When there is a death, children are often neglected mourners. But in order to adapt, adjust, and heal, children need guidance and support from significant adults.
“My most memorable funeral was when I was 16 years old. It was memorable because I did not go,” recalls Joy Johnson.
That summer, her close friend from childhood, Steve Thomas, had drowned. “His funeral was held in the big church across the alley from my home, but never having been to a funeral, I assumed they were terrible and frightening and to be avoided at all costs…So while the service was going on, I put on my own swimsuit and washed my dad’s car in the backyard, listening to the funeral music and letting my tears mix with water from the hose. For years, I regretted not going to the funeral, but I was young, and no one told me about saying goodbye.”
Johnson’s experience points to this sad reality: When there is a death, children are often neglected mourners. Adults lose sight of the fact that children grieve losses—those of a parent, grandparent, relative, friend, teacher, or coach. And when a child’s emotional needs are neglected, adults miss key opportunities to provide the guidance and support children need in order to adapt, adjust, and heal. Here are some commonsense answers about children and grief.
· When there has been a death, is it wise to shield a child from the loss? It is more upsetting to a child when issues about a death are silenced and neglected. Furthermore, it is impossible to protect children from life’s losses. Such shielding can increase fears and breed feelings of resentment and helplessness.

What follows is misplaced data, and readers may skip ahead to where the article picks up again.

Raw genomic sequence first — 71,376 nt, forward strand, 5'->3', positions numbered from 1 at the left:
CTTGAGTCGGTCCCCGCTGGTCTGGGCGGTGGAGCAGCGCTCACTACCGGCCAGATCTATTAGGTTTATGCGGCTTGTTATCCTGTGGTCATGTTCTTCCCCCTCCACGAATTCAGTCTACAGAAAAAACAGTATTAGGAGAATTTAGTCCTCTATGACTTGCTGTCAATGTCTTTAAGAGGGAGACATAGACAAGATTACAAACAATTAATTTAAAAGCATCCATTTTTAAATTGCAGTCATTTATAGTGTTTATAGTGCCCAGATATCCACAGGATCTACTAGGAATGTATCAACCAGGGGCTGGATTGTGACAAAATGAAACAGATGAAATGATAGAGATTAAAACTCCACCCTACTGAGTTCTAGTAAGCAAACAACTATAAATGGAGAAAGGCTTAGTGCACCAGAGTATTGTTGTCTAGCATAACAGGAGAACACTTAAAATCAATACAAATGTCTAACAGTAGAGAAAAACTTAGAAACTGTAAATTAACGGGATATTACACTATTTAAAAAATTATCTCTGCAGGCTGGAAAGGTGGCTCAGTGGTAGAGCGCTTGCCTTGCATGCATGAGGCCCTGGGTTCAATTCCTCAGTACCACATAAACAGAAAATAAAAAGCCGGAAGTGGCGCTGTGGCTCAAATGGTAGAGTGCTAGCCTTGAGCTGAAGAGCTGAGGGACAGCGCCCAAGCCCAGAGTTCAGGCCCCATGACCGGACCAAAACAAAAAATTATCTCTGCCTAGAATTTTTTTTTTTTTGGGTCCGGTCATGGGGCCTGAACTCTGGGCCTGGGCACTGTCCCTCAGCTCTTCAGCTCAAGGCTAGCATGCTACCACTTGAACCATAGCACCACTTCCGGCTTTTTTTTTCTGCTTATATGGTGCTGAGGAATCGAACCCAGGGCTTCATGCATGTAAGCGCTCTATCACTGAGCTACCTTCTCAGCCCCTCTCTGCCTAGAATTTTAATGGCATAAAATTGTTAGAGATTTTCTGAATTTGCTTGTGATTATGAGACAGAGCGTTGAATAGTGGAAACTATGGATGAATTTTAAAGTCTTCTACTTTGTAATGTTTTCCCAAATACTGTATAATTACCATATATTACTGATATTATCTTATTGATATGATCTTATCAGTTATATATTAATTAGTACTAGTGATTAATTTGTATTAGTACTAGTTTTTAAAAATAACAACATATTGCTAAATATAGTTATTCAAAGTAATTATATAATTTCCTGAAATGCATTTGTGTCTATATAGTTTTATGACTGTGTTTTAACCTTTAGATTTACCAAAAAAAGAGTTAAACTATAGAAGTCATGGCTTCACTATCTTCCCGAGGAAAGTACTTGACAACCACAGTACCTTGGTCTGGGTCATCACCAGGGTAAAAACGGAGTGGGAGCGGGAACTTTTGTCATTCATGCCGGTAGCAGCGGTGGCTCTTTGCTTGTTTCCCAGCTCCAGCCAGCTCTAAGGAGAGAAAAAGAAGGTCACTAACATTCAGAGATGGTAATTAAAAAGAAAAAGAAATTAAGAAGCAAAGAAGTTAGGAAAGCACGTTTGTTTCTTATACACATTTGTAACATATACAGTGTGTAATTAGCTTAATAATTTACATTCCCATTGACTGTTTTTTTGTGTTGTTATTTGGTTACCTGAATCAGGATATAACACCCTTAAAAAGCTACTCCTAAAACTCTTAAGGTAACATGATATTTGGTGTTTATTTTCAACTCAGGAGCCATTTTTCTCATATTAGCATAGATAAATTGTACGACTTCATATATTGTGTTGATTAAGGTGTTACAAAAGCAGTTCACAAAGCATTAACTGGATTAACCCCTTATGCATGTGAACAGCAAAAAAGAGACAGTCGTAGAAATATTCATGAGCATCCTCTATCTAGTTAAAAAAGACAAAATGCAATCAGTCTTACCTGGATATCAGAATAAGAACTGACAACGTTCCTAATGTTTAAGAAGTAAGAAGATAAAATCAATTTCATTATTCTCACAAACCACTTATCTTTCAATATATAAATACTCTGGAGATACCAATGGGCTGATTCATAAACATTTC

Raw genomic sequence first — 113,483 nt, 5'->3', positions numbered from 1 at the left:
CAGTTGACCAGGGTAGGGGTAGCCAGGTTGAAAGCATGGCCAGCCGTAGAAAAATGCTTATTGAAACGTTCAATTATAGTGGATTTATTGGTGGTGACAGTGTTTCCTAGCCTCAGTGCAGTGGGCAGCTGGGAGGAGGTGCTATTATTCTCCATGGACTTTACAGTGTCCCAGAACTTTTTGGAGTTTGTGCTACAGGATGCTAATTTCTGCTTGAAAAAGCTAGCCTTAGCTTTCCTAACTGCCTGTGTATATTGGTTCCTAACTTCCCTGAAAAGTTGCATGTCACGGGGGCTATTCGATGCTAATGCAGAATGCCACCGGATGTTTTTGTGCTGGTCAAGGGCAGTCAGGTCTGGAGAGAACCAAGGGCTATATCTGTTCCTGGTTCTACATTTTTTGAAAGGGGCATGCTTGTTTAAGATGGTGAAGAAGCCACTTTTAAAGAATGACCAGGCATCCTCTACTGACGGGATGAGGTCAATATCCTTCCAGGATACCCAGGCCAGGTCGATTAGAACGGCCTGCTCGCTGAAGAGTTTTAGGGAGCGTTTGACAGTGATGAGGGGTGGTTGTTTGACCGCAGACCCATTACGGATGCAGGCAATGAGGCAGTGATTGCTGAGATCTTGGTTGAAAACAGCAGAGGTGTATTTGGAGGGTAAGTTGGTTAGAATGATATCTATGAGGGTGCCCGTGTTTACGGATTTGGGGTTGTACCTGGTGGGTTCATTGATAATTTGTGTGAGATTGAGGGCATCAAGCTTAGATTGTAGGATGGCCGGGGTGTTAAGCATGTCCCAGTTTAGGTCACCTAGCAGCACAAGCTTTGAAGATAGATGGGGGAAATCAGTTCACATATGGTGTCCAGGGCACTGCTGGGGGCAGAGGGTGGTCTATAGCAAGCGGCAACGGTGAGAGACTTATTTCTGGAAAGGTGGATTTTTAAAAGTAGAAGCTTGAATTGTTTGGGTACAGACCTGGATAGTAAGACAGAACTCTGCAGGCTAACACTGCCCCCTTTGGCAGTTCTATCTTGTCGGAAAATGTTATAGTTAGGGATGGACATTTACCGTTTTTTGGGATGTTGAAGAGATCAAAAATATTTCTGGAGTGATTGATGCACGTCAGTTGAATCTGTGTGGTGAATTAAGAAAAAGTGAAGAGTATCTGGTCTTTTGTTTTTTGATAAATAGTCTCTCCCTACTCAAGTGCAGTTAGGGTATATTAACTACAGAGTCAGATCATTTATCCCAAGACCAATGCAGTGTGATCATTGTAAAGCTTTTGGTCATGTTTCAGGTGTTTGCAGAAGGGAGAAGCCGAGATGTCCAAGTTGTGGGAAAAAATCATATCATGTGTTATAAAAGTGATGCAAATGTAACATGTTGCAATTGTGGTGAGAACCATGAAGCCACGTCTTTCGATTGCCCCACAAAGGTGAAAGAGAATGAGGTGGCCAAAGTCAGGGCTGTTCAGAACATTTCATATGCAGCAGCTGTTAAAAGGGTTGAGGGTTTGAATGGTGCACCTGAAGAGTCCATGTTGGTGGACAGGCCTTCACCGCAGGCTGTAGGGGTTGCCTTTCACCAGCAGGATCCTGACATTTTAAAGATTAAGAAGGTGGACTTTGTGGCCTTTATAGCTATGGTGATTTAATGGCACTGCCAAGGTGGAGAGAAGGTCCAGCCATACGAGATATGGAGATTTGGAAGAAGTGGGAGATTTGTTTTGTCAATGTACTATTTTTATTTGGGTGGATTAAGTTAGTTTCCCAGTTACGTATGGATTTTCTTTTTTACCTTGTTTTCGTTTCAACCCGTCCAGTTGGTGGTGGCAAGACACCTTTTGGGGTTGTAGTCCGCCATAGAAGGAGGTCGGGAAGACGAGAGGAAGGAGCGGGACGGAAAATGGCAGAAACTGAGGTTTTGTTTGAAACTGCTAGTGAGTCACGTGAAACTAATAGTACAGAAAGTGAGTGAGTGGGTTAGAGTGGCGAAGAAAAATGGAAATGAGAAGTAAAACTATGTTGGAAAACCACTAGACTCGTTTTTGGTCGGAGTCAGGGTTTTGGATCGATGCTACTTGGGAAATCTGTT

“If a death isn’t talked about, it indicates there isn’t a supportive environment for expressing feelings of loss,” says Hope Edelman, author of Motherless Daughters: The Legacy of Loss.
Edelman was 17 when her mother died of breast cancer at 42. At the time, Edelman lived with her sister, brother, and father, but they never shared their pain and feelings. “We could meet each other’s physical needs but not the emotional ones, and we all suffered for it,” she says.
· How do children grieve? Whenever children encounter loss, they grieve. According to Kenneth J. Doka, Ph.D., senior consultant to the Hospice Foundation of America, “their grief is both alike and different from the grief experienced by adults.”
“Like adults, their reactions are individual and may be experienced on many different levels. They may experience grief as physical aches and pains. It may affect their behavior or their ability to concentrate or focus.
“Children may experience a range of feelings including sadness, anger, guilt, anxiety, jealousy, loneliness, or even relief. Like adults, they may struggle spiritually to understand and find some sense of meaning in the loss.”